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Sunday, June 23, 2019


CHRIST IN WINTER: Reflections on Faith and Life for the Years of Winter --

Be warned: this is longer than usual, [850 words instead of the usual 500 or so] and mostly a memoir.

I think that “confirmation” is one of the most important thing a church can do, because in it, we are confirming that each person counts.

I have been through a lot of confirmation Sundays, enough that they run together in memory, vaguely. Four, however, stand out, because of who I got to share them with. [Yes, but it sounds better having the “with” at the end.]

Granddaughter Brigid’s confirmation is memorable primarily because Grandma was her mentor, and they were so disgusted with the level of the confirmation materials that they devised their own. Later Helen asked Marcus Borg to write a confirmation-level version of The Heart of Christianity, since she had used it with Brigid and thought others should get to. He said that he could not write at that level, but she could, since she had been a teacher, so she should do it and he’d put both their names on it and get his publisher, HarperSanFrancisco, to publish it. Alas, that never got done, but that confirmation was important because we got to do it with our granddaughter.

The first confirmation that I remember was my own, and older sister Mary V’s, at East Park Methodist in Indianapolis. I was 9 and she was 13. There weren’t many kids in the church, and the pastor figured he’d better get us all confirmed while there were enough for a class, especially since the actual confirmation process involved standing up in front of the church and reciting together stuff that we had memorized. You feel better at a time like that if there are more kids around you to drown you out.

We had a class, I’m sure, but I can’t remember anything about it. It was probably during Sunday School. Mostly it was memorization. Probably Psalm 23 and such, but all I remember was the Apostle’s Creed. We were covered from the stock of robes in the church basement, various sizes of white, and stood up in front together and mumbled. Mary V and I both said after, only to each other, that the Apostles’ Creed was the only thing we were able to get through without gaps.

That confirmation was important to me because East Park was my first church, and I felt at home there. The people were affirming, especially when I was the young shepherd in “Why the Chimes Rang.” Mostly it was important because I got to do it with my sister.

The second important confirmation was similar to the first, in that it was a multi-age group. I was preaching at Stanwood and Red Oak Grove Presbyterian churches, near Tipton, Iowa, while I did doctoral work in Iowa City. They had quite a few children, about a dozen, who could be considered confirmation age. The people were eager to get them confirmed while they had a preacher who was willing to do it.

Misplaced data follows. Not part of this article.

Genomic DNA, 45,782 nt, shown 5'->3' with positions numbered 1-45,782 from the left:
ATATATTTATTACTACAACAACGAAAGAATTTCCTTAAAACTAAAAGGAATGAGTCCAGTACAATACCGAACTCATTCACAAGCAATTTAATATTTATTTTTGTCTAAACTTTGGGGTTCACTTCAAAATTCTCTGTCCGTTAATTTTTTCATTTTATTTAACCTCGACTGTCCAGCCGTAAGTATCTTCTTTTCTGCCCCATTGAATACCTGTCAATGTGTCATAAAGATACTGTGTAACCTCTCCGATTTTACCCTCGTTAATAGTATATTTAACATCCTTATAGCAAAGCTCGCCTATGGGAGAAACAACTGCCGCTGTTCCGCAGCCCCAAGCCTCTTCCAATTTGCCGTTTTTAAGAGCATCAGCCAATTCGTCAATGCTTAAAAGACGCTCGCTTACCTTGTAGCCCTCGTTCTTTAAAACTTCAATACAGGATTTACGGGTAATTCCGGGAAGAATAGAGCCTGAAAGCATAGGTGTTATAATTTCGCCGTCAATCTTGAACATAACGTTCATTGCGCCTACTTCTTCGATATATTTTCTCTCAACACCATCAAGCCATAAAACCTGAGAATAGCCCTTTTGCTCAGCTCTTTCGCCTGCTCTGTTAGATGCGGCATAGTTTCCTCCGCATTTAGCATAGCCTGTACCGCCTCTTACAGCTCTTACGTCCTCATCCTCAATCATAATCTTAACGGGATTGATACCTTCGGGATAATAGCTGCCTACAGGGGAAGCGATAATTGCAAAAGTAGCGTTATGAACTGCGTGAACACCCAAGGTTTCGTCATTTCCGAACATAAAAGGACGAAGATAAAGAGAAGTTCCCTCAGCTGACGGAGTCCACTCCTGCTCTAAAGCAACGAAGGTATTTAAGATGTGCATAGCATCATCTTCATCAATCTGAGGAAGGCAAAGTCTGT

Daughter Mary Beth was confirmation age, so we would drive out together on Wednesday nights to do confirmation class. The women of the churches prepared a supper, a nice one. Then we had class.

In those days I was into writing my own materials and developing all sorts of unusual ways of confirmation education. The parents thought it was great. The kids were all cooperative and willing to participate, But mostly this confirmation was important because I got to do it with my daughter.

My last confirmation class was at Tampico, IL, when I did a part-time interim year there in retirement. We had class on Sunday mornings, since that was easiest for Helen and me. They had a big group, about a dozen kids, who fit the usual confirmation age, young teens, so we were able to do young teen stuff. The wonderful TV show, “Joan of Arcadia,” where God would appear to teen Joan in the guise of everyone from a linesman to the cafeteria line lady, was on in those days. It was required watching for confirmation class. At least one kid didn’t have the correct TV connections to get it [no live streaming and YouTube and such in those days] so a cooperative adult church member taped it and took it to him.

We had mentors who came to class with the kids and sat with them in worship and talked with them after worship about what we had done in worship and why. We talked every week about “our friend, Joan.” I wrote a “Confirmation Times” newsletter every week that reflected on worldly events and how we might see God there—more questions than answers.

This was a great confirmation experience, because the whole church was so enthusiastic and supportive and eager to get kids confirmed while they had a preacher who could do it, and because the mentors took their jobs both seriously and joyfully, and because the kids enjoyed participating so much. Mostly, though, this confirmation was important to me because I got to do it with my wife.

I think that “confirmation” is one of the most important thing a church can do, because in it, we are confirming that each person counts.

John Robert McFarland

Freud’s method was called “the talking cure.” Jesus practiced the walking cure. “Come, follow me.”

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